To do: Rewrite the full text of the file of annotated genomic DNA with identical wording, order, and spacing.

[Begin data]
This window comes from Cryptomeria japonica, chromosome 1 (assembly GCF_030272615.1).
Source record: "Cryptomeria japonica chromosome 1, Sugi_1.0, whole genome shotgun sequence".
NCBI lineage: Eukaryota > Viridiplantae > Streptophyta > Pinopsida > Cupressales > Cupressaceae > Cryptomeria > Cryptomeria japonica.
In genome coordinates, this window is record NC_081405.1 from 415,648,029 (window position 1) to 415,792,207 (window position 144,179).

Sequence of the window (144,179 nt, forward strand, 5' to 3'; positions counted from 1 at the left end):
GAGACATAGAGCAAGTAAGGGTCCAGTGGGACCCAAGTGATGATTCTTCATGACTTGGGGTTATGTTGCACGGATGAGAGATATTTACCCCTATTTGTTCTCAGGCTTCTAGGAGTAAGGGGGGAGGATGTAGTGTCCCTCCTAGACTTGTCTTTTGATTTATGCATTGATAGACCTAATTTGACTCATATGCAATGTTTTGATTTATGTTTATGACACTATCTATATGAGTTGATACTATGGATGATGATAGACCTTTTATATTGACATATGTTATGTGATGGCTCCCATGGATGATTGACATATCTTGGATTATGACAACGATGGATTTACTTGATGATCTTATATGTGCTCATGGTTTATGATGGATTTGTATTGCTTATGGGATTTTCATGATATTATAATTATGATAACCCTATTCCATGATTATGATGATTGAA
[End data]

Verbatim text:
This window comes from Cryptomeria japonica, chromosome 1 (assembly GCF_030272615.1).
Source record: "Cryptomeria japonica chromosome 1, Sugi_1.0, whole genome shotgun sequence".
NCBI lineage: Eukaryota > Viridiplantae > Streptophyta > Pinopsida > Cupressales > Cupressaceae > Cryptomeria > Cryptomeria japonica.
In genome coordinates, this window is record NC_081405.1 from 415,648,029 (window position 1) to 415,792,207 (window position 144,179).

Sequence of the window (144,179 nt, forward strand, 5' to 3'; positions counted from 1 at the left end):
GAGACATAGAGCAAGTAAGGGTCCAGTGGGACCCAAGTGATGATTCTTCATGACTTGGGGTTATGTTGCACGGATGAGAGATATTTACCCCTATTTGTTCTCAGGCTTCTAGGAGTAAGGGGGGAGGATGTAGTGTCCCTCCTAGACTTGTCTTTTGATTTATGCATTGATAGACCTAATTTGACTCATATGCAATGTTTTGATTTATGTTTATGACACTATCTATATGAGTTGATACTATGGATGATGATAGACCTTTTATATTGACATATGTTATGTGATGGCTCCCATGGATGATTGACATATCTTGGATTATGACAACGATGGATTTACTTGATGATCTTATATGTGCTCATGGTTTATGATGGATTTGTATTGCTTATGGGATTTTCATGATATTATAATTATGATAACCCTATTCCATGATTATGATGATTGAA